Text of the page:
Everywhen: The Eternal Present in Indigenous Art from Australia surveys contemporary Indigenous art from Australia, exploring the ways in which time is embedded within Indigenous artistic, social, historical, and philosophical life. For Indigenous people, the past is understood to be part of a cyclical and circular order known as the everywhen; conceptions of time rely on active encounters with both the ancestral and natural worlds. While the exhibition focuses on the last 40 years of Indigenous art, it also includes historical objects from the rich collections of Harvard University’s Peabody Museum of Archaeology and Ethnology to underscore both the continuity of cultural practice and remarkable adaptive innovations.

The exhibition showcases more than 70 works drawn from public and private collections in Australia and the United States, and features many works that have never been seen outside Australia.




Events

Harvard Art Museums, Cambridge, MA

Conversation with artist Vernon Ah Kee
Thursday, February 4, 2016, 6:00-7:30 pm
Menschel Hall, Lower Level

On the Road with Paddy Nelson Jupurrula
Wednesday, March 23, 2016, 6:00-7:30 pm
Menschel Hall, Lower Level





Galleries

Booker-Lowe Gallery, Houston, TX
Founded in 2002, Booker-Lowe is one of a handful of American art galleries showcasing Australia’s internationally-acclaimed indigenous art. The gallery offers its individual clients, interior designers and architects, corporations and institutions, quality original artworks, whether for the living room or the board room.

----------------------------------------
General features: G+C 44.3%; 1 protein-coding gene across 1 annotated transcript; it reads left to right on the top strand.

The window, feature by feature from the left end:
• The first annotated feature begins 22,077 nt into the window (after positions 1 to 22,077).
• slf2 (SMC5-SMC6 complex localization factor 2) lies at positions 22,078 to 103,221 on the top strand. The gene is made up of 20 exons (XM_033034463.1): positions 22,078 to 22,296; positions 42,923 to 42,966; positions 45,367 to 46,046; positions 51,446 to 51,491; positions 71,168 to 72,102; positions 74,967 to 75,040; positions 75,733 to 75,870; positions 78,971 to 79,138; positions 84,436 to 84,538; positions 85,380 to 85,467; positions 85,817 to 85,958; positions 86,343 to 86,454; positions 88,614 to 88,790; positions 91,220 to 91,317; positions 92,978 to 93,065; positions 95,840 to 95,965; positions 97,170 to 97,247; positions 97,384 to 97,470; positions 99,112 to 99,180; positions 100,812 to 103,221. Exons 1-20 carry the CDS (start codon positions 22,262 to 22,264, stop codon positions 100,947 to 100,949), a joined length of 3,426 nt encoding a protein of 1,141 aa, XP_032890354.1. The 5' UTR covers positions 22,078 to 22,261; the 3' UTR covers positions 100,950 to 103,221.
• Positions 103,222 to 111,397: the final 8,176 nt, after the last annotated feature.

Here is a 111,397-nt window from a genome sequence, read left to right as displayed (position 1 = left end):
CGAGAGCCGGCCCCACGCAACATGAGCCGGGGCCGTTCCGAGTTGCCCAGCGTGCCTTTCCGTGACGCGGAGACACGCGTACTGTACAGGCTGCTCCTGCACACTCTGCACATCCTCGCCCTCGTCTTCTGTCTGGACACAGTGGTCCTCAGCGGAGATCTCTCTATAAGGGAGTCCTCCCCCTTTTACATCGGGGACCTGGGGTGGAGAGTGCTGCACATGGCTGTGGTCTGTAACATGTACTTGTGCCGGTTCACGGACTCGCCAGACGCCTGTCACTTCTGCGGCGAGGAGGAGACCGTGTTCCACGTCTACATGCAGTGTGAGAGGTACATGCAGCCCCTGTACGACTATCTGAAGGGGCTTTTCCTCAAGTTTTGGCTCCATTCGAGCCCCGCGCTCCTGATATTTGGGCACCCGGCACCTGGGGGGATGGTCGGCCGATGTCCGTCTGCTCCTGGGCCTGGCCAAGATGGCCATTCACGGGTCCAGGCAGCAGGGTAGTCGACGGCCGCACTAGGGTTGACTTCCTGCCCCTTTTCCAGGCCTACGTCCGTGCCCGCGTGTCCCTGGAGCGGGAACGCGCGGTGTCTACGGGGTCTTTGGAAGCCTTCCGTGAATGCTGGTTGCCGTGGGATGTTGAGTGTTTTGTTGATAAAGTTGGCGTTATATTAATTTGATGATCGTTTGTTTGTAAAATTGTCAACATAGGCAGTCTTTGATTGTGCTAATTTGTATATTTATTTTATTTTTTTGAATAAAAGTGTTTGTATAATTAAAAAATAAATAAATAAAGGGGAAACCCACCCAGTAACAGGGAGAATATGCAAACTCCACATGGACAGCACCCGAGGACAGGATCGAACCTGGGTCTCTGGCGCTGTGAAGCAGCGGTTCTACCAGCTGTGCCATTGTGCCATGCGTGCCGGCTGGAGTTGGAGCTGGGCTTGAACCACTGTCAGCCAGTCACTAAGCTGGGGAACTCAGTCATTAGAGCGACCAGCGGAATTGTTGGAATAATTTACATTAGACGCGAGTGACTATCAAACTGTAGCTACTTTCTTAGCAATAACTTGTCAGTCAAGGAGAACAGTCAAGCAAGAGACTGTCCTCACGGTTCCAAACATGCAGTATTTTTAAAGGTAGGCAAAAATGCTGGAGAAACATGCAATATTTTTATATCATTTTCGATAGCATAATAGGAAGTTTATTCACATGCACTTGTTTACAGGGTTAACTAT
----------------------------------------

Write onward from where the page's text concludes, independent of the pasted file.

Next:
Harvey Art Projects, USA, Ketchum, ID
Based in Sun Valley, Idaho and presenting events in New York, Los Angeles, & San Francisco, Harvey Art Projects is an organization dedicated to developing cultural awareness, understanding and appreciation of the finest Aboriginal Art in America through regular exhibitions and satellite events. Founder Julie Harvey is an arts professional with over twenty years of experience in Australia an the United States. As a specialist in Aboriginal art, Harvey is also the Head Curator of the San Francisco based Stephen J. Luczo Collection of Contemporary Aboriginal Art.

Pollon Art, New York, NY
Pollon Art was founded as a means to bridge the gap between North American collectors and the Australian Aboriginal and Torres Strait Islander art market. Pollon Art offers clients intimate knowledge and experience in these fields, gathered through extensive professional experience in both the primary and secondary art markets. Founder, Miriam Grundy, brings to the US art market a fresh and highly intuitive approach to collecting Aboriginal art, matching the values and identity of the client, collection or space with artworks and artists that reflect these. The Pollon Art experience is underscored by the belief that genuine relationships, and collaborative and informed decision-making brings the best results. Based in New York City and Beverly Hills, Pollon Art provides tailored advisory services to private clients, as well as curated public exhibitions from some of the most compelling artists, past and present.





Resources

The Kelton Foundation
Founded in 1983, the Kelton Foundation promotes the stewardship, enhancement and understanding of art, maritime history and man’s relationship with the sea through its collections of maritime art, navigational instruments, China Trade art and objects, Pacific ethnographic materials, Australian Aboriginal art and other fine and ethnographic art related to these fields.